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Aug. 24, 2022

What is monkeypox?

Monkeypox is part of a family of variola viruses that causes smallpox. Thus, symptoms are similar to smallpox, however much less severe and rarely fatal. Monkeypox is not related to chicken pox but it is a virus that is spread, most commonly through, close intimate contact with someone who has the known virus. It is less transmissible than chicken pox, measles, or even COVID-19.

How are we responding?

UAF continues to monitor the State of Alaska, Department of Health, Division of Public Health’s (DPH) surveillance of monkeypox in Alaska along with any guidance they provide regarding public health and safety. Currently, the Centers for Disease Control and Prevention (CDC) reports three cases of monkeypox in Alaska, and DPH considers the risk to the general public as “low.” DPH’s website provides important information about the symptoms, transmission, and vaccination guidelines for monkeypox.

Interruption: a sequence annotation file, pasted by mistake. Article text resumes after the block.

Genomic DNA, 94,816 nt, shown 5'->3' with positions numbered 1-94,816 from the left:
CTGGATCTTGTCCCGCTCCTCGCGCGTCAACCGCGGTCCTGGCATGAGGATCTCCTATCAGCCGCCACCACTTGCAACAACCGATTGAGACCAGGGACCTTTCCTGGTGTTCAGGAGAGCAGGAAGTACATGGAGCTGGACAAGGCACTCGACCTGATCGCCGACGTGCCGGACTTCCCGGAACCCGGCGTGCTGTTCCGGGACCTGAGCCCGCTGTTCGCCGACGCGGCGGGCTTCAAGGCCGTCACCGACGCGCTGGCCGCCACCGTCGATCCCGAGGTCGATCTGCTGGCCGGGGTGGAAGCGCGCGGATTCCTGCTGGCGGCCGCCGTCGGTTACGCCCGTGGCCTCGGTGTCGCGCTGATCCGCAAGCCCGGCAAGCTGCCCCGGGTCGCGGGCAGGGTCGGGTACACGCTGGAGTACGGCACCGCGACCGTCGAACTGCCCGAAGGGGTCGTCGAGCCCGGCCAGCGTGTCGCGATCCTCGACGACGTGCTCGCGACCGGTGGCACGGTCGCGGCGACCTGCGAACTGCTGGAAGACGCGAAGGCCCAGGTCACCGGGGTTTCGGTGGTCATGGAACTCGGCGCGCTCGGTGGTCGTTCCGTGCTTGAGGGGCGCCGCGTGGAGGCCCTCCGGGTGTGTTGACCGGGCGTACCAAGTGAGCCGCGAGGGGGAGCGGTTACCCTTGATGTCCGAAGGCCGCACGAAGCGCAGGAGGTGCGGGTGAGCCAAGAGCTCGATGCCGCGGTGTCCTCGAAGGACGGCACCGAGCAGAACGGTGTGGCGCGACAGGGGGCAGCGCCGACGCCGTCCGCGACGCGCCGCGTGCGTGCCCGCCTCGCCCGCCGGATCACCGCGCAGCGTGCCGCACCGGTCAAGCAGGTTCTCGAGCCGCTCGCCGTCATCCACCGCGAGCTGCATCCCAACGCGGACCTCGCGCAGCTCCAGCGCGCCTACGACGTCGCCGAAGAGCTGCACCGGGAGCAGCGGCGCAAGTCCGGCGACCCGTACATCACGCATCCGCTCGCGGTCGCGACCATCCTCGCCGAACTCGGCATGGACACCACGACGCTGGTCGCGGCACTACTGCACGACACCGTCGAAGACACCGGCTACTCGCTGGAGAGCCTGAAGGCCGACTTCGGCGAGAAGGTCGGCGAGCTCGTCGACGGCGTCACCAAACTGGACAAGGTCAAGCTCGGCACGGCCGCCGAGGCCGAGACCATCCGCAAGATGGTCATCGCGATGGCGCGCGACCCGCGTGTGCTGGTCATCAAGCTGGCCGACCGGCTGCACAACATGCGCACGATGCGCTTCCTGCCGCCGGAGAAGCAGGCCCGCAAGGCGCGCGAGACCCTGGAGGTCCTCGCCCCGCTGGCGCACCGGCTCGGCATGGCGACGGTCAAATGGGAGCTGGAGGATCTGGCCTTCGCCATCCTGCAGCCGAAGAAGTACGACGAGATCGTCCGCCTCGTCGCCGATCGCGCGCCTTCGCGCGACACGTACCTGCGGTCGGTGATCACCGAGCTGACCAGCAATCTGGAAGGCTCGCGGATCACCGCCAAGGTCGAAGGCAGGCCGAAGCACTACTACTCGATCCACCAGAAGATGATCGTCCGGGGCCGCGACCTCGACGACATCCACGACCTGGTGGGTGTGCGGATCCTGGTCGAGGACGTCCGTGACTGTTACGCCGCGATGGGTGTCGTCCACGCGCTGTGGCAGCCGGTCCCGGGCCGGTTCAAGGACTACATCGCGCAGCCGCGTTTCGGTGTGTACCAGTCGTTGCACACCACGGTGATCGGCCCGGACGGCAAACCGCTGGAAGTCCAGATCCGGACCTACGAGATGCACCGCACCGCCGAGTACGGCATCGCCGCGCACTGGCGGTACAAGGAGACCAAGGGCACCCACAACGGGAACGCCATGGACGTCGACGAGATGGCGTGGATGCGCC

The CDC is reporting the number of cases by state, nationwide. This information can be found at their U.S. map and case count webpage

If you think you may have been exposed to or contracted monkeypox, please contact your local public health center, healthcare provider, or UAF Student Health and Counseling for additional guidance. Local public health centers can be found on this website. UAF Student Health and Counseling can be contacted at (907) 474-7043.

UAF will continue to monitor this situation and ensure that important information is shared with our campus community.

— Owen Guthrie, vice chancellor for student affairs and enrollment management


UAF is an affirmative action/equal opportunity employer, educational institution and provider and prohibits illegal discrimination against any individual: www.alaska.edu/nondiscrimination/.